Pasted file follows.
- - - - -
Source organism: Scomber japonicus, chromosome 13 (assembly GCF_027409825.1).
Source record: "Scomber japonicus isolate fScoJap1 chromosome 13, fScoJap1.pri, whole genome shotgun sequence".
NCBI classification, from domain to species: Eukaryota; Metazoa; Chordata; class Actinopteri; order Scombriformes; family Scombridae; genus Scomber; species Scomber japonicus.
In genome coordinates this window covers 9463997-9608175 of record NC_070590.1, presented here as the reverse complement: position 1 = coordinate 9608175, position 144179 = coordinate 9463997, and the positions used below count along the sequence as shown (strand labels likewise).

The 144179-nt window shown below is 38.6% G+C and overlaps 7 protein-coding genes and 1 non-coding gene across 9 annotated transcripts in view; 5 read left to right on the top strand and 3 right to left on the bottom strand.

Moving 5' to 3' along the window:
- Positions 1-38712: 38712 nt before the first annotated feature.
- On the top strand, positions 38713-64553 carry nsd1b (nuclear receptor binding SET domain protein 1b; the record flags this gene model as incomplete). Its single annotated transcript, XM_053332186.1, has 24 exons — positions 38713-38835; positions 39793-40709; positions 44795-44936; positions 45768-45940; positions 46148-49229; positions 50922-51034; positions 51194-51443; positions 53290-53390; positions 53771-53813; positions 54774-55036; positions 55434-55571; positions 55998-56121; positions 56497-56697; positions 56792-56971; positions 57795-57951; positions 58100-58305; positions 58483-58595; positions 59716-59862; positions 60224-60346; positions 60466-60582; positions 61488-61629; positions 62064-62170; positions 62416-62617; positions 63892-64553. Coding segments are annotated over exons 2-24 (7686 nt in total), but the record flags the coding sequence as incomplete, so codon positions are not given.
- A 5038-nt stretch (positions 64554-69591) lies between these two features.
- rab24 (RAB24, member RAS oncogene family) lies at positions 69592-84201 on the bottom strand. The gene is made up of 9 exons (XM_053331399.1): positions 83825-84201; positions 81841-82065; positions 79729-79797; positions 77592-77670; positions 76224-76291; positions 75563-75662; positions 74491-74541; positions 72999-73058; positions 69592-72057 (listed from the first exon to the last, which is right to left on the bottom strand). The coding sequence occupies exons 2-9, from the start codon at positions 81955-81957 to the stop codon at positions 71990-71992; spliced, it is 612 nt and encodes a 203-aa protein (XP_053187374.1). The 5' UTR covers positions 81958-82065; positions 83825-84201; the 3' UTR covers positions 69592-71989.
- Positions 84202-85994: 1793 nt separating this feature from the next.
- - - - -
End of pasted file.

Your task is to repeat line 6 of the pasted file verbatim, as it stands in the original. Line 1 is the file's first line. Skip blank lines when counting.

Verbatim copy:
Moving 5' to 3' along the window: